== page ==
Journalist, likes people-watching, no-DSLR shutterbug, revels in the absurd and the nutty, loves books, blogs, travel, food, and tries not to be a cantankerous customer.

Sravanthi C

Loyalty is a two-way street

| Updated on June 13, 2014 Published on June 13, 2014

shopping

All the points I had accrued in a departmental store’s loyalty programme lapsed recently. The staff had stopped telling me at each sale, I had not shopped there recently and had forgotten to keep tabs on it. In all these years, this had never happened.

“But why did you not tell me?” I demanded. “We don’t have your mobile number,” they said. They “sent me an email” (never seen one from them in all these years) and the landline number I provided “was not working”. It would not. I became a member of their programme in the late ’90s or early 2000s, before my number turned into an eight-digit one. A more aware customer service executive would have known to attach 2 to the number before he or she called me.

I also realised I had not got the usual birthday discount coupon this year. They claimed they had emailed me about that too. I recorded my protest on the feedback form but I haven’t heard from them – I am sure they will tell me they have replied on email.

I still haven’t complained on the Web site as they recommended. I believe nothing will be done unless I tell them I work for this newspaper and ask someone from their organisation to intervene. That has how it has been for various other complaints I have made about products and services.

I have a few more questions. Why did the store discontinue telling me about my points whenever I made a purchase? The staff at the checkout counter are always asking us about whether we want to be a loyalty club member or donate some money to their favourite charity, so why not this? Why did the staff never ask me for my mobile number to update it on the database? Why did they not (snail) mail me a note when they had my address? Isn’t loyalty earned? Isn’t it a two-way street?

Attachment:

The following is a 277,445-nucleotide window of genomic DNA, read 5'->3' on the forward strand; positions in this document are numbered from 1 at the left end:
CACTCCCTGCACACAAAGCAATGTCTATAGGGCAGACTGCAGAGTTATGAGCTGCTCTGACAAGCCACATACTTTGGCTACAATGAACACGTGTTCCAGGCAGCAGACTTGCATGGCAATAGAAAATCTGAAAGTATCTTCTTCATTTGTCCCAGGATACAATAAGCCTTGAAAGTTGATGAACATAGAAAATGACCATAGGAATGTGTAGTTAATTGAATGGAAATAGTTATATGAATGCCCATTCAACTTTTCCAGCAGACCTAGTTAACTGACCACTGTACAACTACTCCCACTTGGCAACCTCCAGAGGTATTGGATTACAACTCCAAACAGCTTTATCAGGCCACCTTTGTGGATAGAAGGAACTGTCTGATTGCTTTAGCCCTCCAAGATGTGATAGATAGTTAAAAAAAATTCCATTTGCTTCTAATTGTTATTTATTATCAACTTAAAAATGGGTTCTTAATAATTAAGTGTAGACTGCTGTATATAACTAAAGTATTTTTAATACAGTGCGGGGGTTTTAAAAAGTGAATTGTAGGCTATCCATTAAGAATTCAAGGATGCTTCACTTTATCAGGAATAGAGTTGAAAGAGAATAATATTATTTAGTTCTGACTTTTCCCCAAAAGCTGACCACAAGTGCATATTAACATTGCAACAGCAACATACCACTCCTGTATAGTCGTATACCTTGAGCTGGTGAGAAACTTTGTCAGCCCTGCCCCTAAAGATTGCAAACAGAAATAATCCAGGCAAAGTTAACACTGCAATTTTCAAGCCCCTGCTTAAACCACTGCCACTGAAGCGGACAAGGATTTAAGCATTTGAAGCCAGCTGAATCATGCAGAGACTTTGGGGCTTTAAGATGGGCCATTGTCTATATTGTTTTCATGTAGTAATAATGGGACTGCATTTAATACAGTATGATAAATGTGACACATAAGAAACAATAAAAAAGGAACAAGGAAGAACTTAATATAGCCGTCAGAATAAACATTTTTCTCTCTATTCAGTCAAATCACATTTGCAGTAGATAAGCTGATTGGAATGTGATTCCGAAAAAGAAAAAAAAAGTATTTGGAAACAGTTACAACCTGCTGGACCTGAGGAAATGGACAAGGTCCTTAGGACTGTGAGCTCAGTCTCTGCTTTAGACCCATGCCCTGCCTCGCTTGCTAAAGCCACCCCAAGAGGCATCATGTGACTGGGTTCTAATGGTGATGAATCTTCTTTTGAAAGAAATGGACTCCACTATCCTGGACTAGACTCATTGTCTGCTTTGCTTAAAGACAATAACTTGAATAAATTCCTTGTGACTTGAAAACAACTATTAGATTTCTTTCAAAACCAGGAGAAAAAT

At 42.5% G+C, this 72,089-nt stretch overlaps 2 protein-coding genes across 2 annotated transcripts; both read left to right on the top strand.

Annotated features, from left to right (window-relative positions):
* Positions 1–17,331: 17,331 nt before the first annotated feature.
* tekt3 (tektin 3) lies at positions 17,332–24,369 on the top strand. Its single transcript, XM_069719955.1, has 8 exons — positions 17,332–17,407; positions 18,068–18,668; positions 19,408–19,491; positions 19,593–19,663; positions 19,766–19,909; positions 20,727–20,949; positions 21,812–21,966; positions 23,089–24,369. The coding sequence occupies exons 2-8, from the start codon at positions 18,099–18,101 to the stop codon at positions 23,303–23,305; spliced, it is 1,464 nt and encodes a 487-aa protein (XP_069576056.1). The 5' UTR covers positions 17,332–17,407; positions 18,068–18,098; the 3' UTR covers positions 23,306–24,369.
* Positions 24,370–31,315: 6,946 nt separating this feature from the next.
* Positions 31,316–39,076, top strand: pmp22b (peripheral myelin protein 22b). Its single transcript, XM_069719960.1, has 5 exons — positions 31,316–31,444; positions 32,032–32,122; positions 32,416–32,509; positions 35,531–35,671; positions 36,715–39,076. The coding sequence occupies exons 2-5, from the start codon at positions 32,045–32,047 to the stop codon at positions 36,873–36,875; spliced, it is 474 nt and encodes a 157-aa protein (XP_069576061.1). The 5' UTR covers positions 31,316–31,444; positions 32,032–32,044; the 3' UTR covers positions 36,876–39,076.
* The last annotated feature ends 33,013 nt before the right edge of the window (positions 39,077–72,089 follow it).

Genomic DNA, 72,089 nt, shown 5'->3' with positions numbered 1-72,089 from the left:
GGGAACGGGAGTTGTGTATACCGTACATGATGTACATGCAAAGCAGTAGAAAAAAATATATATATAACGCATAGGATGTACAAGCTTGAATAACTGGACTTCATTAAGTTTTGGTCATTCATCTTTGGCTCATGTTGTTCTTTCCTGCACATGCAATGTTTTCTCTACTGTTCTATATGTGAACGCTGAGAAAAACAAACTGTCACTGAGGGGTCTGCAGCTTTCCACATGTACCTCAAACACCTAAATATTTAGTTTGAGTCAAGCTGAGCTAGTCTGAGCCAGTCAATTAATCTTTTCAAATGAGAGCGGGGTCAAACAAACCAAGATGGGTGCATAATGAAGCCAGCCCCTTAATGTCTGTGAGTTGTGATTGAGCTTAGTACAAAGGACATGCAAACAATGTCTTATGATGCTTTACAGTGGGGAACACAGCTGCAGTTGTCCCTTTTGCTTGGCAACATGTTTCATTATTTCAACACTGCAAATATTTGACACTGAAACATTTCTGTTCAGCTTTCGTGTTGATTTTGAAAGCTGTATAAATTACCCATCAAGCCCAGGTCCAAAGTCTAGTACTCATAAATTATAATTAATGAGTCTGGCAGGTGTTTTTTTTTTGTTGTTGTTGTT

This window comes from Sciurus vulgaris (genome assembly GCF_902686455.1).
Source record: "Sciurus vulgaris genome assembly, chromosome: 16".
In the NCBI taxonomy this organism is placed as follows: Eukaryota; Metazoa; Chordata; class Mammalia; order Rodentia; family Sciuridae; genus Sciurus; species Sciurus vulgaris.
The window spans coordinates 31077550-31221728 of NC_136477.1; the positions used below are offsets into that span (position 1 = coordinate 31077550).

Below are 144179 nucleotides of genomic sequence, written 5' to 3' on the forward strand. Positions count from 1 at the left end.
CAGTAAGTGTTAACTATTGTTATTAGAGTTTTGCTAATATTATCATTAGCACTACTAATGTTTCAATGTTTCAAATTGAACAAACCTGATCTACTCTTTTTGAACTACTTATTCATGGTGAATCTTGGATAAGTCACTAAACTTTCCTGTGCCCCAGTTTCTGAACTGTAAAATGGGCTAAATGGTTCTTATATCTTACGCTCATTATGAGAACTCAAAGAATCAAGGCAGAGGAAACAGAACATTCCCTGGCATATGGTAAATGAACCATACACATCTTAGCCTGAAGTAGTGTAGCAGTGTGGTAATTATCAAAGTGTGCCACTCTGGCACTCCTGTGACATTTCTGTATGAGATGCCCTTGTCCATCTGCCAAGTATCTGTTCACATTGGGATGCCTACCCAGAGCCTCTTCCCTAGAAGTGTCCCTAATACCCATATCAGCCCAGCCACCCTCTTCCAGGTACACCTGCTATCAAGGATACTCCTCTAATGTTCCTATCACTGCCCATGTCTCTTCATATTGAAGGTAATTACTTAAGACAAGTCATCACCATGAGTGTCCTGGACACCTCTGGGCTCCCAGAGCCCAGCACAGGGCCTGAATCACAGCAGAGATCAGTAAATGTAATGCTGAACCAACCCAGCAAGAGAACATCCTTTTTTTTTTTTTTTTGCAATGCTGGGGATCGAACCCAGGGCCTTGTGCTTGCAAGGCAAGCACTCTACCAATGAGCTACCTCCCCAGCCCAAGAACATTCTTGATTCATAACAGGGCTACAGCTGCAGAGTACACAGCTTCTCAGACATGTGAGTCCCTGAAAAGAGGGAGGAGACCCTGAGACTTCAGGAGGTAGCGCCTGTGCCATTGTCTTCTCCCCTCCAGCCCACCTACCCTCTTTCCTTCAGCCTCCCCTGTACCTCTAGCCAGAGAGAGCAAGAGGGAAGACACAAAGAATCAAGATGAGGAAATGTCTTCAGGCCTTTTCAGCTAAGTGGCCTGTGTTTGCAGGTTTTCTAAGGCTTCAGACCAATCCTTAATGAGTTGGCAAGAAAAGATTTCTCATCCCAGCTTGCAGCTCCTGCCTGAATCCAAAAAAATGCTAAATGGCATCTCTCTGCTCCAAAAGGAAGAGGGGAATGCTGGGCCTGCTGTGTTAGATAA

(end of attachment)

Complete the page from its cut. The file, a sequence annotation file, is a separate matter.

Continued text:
Moral of the story, and some more:

1) Read the fine print about inactivity and expiry rules. Take time to understand what they mean. Keep asking the staff about your points.

2) Do not accumulate miles and points if the money you spend is more than what the reward may be worth.

3) Make sure you compare prices at other places even if your loyalty provider is offering some incentive – prices elsewhere could be lower.

4) Carry your loyalty card with you, some stores do not add points or redeem them without it.

I have written more about this experience here. Read it to discover more, including an expert’s pointers on things to watch out for in loyalty programmes.

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Published on June 13, 2014
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